Your work is quasi-representational, but unlike those trying to get away from literal content, your imagery appears symbolic. In an interview in 2015, you stated that the viewer “is never really let off the hook in terms of becoming specifically aware of how their gaze is gendering or racializing the figures.” Do you feel that once a viewer identifies with a figure in a painting, that bias invariably comes in? Is the body always implicated in a social and political context?

The short answer to that is yes. I think the human form is probably the most empathic symbol in all of visual history, and so invariably when we gaze onto an image of a body we want to identify it, we want to familiarize ourselves with it, and we naturally want to see ourselves in the image. Our curiosity, however, is enmeshed with a good amount of narcissism. Not only is that hard to get away from; it also brings along with it accumulated cultural baggage that reshapes the body in front of us into something our psyche can handle, for better or worse.

I’d also like to distinguish between “the figure” and “the body.” These terms are often used interchangeably, and I don’t think they should be. Even if we consider “the figure” to be an art-historical construct, a specifically codified conceptual device, it’s still quite limited by the white-supremacist frame of the Western canon. I prefer to think about the body as a living biological structure; a time-based symbol; a constantly fluctuating site-specific condition that is never politically or socially neutral.

This highlights the ever-shifting political nature of representation. Your paintings prompt a two-fold question: how is this body depicted and why is this body depicted? By way of contradiction, those two aspects come together to create a rich, more complex narrative. You often depict non-gendered bodies whose skin is covered with lots of small, piercing eyes. The politics of visibility is apparent here. The bodies have eyes, but don’t possess faces that can gaze back in a traditional way. Are they disinterested bodies? Is this a way to flip power?

Are they disinterested bodies? No, quite the opposite. Their probing gaze is constant, confrontational, and unyielding. To the extent that power can be understood as a way of knowing through looking, then, sure, there is an inversion of power here. But maybe even more than that, what they encourage is a kind of knowing that doesn’t come from static representational devices. A kind of knowing that is intergenerational, cross-cultural, unbounded, and transnational. For me this is analogous to the lived realities of many of us in the diaspora. The primary question for me has always been, what happens to the body formed in that very specific time/space condition?

And to answer the last part of the question, the audience is absolutely implicated here. Particularly with my newest body of work, I’m interested in the unit that breaks down and accumulates to form different parts of the painting. The eye motif was the beginning of that way of working in the way that it somewhat forms a cross contour. That strategy has begun to invade other parts of the image as well. Certainly, part of the way meaning is constructed has to do with boundaries and codes viewers themselves bring to the work.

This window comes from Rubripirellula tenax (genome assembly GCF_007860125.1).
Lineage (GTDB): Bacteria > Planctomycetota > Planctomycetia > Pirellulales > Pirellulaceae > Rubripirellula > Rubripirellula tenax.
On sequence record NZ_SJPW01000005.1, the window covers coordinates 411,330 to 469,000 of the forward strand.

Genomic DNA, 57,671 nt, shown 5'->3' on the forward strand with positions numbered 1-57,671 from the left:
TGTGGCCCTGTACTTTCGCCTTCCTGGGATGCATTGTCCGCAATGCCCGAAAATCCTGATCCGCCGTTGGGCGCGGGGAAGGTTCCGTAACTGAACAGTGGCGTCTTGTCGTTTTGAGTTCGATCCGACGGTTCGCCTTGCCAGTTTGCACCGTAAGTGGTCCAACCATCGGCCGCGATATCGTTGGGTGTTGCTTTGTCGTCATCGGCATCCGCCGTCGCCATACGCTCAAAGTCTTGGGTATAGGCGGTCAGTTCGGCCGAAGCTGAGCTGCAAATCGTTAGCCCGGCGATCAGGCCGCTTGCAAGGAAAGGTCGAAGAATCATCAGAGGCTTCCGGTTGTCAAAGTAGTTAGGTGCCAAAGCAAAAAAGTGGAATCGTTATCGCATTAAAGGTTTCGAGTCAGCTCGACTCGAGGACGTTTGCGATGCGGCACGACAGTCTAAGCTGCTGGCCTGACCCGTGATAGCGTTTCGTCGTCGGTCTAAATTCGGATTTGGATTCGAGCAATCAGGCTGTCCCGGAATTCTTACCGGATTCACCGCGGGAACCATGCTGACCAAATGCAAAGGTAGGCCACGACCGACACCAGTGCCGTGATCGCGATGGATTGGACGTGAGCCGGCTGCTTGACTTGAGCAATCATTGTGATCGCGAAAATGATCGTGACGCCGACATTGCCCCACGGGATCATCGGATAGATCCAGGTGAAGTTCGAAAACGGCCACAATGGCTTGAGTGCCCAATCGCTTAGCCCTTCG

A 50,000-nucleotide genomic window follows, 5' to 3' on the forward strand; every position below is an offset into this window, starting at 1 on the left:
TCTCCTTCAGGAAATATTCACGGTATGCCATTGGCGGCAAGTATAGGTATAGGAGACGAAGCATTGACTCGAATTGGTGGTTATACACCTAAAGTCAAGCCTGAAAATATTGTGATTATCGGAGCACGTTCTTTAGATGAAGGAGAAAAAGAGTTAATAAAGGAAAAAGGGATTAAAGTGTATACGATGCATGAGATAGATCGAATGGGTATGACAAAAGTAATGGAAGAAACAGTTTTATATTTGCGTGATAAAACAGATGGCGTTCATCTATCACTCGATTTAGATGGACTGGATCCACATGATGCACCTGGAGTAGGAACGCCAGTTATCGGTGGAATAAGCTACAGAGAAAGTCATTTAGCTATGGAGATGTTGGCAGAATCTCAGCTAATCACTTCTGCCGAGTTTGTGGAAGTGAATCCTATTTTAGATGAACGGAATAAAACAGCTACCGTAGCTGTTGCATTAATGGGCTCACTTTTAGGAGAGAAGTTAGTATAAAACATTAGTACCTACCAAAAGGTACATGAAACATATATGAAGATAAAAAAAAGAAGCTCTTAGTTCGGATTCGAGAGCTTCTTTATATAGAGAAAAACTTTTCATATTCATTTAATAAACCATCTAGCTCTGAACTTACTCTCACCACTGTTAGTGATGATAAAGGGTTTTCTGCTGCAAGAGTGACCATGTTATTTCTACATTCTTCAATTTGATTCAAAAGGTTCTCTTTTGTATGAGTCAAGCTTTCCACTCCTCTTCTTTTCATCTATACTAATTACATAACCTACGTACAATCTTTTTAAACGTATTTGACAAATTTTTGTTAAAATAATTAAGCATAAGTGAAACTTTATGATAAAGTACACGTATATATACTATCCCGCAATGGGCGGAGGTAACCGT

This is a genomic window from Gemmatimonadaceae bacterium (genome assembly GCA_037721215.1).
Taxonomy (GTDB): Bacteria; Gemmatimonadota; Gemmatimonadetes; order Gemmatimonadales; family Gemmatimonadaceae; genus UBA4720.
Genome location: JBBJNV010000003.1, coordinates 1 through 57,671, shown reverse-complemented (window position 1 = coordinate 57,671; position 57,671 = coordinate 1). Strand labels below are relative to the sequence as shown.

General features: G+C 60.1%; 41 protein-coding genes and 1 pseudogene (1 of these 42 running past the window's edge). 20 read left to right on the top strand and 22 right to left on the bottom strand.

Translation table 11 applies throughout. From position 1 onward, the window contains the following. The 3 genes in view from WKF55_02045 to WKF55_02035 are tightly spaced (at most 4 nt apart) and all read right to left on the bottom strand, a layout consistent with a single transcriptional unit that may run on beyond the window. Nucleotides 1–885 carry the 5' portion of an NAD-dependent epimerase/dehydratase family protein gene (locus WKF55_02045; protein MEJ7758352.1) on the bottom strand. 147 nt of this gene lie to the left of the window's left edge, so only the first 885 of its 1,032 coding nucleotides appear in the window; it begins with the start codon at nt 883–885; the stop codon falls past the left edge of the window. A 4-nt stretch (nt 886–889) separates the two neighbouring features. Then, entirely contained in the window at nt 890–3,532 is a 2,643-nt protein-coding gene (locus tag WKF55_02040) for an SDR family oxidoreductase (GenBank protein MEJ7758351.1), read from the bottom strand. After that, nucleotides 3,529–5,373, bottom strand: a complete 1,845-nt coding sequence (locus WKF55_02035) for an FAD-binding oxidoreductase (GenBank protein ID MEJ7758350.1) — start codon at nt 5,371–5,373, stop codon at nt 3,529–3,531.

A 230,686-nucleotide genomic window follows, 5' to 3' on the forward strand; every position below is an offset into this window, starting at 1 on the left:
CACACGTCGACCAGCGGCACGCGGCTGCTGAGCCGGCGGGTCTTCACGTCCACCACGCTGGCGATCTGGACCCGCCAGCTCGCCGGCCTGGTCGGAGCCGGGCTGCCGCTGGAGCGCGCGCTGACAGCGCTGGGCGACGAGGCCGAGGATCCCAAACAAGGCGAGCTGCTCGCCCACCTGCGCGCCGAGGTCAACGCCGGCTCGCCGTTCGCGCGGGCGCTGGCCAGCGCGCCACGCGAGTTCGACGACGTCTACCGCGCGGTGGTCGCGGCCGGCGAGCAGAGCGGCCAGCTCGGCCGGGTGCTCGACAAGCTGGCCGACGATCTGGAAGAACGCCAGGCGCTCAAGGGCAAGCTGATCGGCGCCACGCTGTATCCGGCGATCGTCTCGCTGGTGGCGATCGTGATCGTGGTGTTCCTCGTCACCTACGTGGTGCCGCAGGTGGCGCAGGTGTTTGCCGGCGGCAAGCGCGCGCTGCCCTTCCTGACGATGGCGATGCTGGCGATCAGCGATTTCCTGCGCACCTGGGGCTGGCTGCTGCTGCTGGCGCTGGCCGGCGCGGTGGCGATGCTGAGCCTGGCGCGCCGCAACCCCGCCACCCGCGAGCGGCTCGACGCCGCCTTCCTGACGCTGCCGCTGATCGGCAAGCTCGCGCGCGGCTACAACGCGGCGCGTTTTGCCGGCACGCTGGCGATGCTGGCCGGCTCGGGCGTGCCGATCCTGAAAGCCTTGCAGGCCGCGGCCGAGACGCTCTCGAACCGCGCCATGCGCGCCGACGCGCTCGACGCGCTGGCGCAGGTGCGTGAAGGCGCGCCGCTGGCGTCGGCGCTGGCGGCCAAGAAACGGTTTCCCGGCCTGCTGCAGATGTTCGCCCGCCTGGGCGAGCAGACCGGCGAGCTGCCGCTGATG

Didier William, 2020. Photo courtesy of the artist.

Speaking of audiences and stages, your work has a relationship to theater. Your 2018 show at James Fuentes Gallery was titled Curtains, Stages, and Shadows. Does the use of a stage have a relationship to the entertainment purposes that Black and brown bodies have historically performed? Minstrel shows? The NBA? Do your bodies have a different kind of agency and autonomy?

Well, yes, but not specifically in the way that you’re describing. I’m interested in the politics of performance, because I have a strong distrust in words like “authentic” – specifically, in the ways that that kind traditional storytelling sometimes tends to promote a singular narrative. Speaking personally, my own family history doesn’t go back very far before the narratives become compromised by myth, eroding memories, immigration, and conflict; and written records are few and far between. It’s far less important to me to try to distinguish “Truths” and “Untruths” and more important for me to think critically about the function of these stories. What do they offer the storyteller? What do they offer the listener? What kind of agency do they allow that wasn’t there prior? What kinds of manipulations are they working to engineer? I think in order to make this system legible, the language of performance and theater proves useful. We fully understand it to be a contrived and highly calibrated interaction but of course it is no less real. No less present. No less felt.

The distrust of the “authentic” feels like our inheritance from postmodernism, but rather than slipping into irony and nihilism or espousing sincerity as the only virtue, there is a middleground that allows for a more complex audience/maker relationship. I can think of a few examples of painting that feel performative. I see it in the work of Jutta Koether, Torkwase Dyson, Neo Rauch, and Michael Armitage. Each one of these artists has an interest in cultural history and the history of painting, and pits the two against each other to get somewhere new. Would you say that you are a painter of history, one that is not neat and linear?

Yes, but only if we accept the fact that myth, oratory, and ritual hold ample weight within an archived historical narrative. Culturally, that’s the relationship to history that has provided places like Haiti with so much agency. But even personally, that’s the relationship to history that I’ve had no choice but to contend with. My Blackness is rooted in an ancestral relationship to the Caribbean and an adopted relationship to the United States. The negotiations implied therein are fruitful, powerful, and potent. They govern every single part of my life. Working to make those linkages is the only thing that feels completely present in an untidy narrative that never quite resolves.

Didier William’s studio, 2020. Photo courtesy of the artist.